Sometimes you run across a book that could easily be extended a million ways but there just isn’t enough time to take it as far as you’d like. This post is a fairly quick share because this lesson is already getting cold in our memories of Grade Three.
We used this template to observe Kandinsky’s work and then students were each asked to create their own work of art that represented a feeling and included math.
We read The Noisy Paintbox on the recommendation of a friend and colleague @fiteach. The students really enjoyed the juicy vocabulary and were drawn in to the specific vocabulary used to describe sound. The book includes a short biography of Wassily Kandinsky and they were delighted to learn that he had synesthesia, where senses cross and Kandinsky heard colours.
We extended it to include colour poetry. The book Green by Laura Vaucon Seeger was good inspiration for using specific vocabulary to describe colour. Students are working hard to include all their senses in writing to evoke an emotion in their reader.
I’d like to note how proud I am that my students know the difference between fiction and non-fiction and they readily discussed how Kandinky’s Noisy Paintbox, historical fiction, married elements of both.
This week my students are putting the finishing touches on scripts they’ll be using to create short films to present a math problem to visiting schools. The plan is for the viewer to watch the film, determine a problem, and solve it using math.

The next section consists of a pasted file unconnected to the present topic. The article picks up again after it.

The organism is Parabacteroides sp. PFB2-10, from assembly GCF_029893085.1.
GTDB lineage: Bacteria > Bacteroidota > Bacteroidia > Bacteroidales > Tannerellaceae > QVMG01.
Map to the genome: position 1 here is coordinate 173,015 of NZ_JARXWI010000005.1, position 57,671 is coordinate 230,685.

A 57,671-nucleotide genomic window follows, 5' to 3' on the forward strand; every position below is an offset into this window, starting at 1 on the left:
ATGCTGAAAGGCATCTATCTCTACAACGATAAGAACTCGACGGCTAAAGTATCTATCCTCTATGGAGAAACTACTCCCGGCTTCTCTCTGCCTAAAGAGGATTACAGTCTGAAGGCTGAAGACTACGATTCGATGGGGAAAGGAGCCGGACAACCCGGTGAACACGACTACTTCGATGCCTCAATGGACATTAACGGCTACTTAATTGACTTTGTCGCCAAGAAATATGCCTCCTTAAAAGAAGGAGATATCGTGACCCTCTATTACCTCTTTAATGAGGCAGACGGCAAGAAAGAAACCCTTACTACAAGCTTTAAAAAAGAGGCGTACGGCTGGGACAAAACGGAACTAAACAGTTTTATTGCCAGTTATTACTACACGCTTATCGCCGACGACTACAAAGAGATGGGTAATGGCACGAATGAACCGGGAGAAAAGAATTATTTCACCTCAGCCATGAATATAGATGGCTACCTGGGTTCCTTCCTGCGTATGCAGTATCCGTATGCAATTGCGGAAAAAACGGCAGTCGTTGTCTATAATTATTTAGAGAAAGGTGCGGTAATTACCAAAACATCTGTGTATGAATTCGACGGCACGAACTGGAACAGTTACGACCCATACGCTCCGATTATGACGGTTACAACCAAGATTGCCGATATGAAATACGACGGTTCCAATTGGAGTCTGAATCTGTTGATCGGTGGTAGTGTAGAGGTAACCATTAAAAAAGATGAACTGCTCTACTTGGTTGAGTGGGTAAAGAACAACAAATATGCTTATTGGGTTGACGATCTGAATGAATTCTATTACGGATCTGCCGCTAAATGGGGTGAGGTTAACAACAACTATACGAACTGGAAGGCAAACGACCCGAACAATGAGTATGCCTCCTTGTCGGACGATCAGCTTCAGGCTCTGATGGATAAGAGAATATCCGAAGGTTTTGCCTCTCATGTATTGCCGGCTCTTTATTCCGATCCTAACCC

This, my friends, is no small undertaking. I’m nervous but that’s usually a sign that my students are on to something big!
Today I had the opportunity to teach @allosamson how to use Plickers. This post has been sitting in my drafts folder since ISTE2015 so I thought it was a good chance to pull it out!
At first glance, Plickers doesn’t look like much; it’s an online quiz platform where students use printed Plickers to buzz in their responses. I was first introduced to the idea by @jmattmiller at ISTE2016 when he included them throughout the presentation. You bet I was more engaged when I knew there would be questions throughout! The concept is simple but the resulting information on classroom learning is invaluable!
The platform provides for rich formative assessment. Many teachers use exit cards at the end of a lesson to quickly assess students for their understanding and that’s how I used them in my classroom. The key to an exit ticket being that it can be filled out in a minute and can quickly be assessed for understanding.
The beauty of Plickers is that it is all of that without a pile of paper at the end of a lesson to go through. It’s anonymous to students as they answer. As the teacher scans, students can see themselves appear on screen as having responded but they don’t see how each student responded. The teacher only on the scanning device sees a quick flash of red (incorrect) or green (correct). Afterwards, the teacher may return to answers and see which students have responded correctly to each question and it allows targeted teaching in subsequent lessons.
In addition, I have used Plickers to have students write questions for one another. This takes some skill on their part to craft a good question and to predict some of the mistakes that might be made to find multiple choice answers.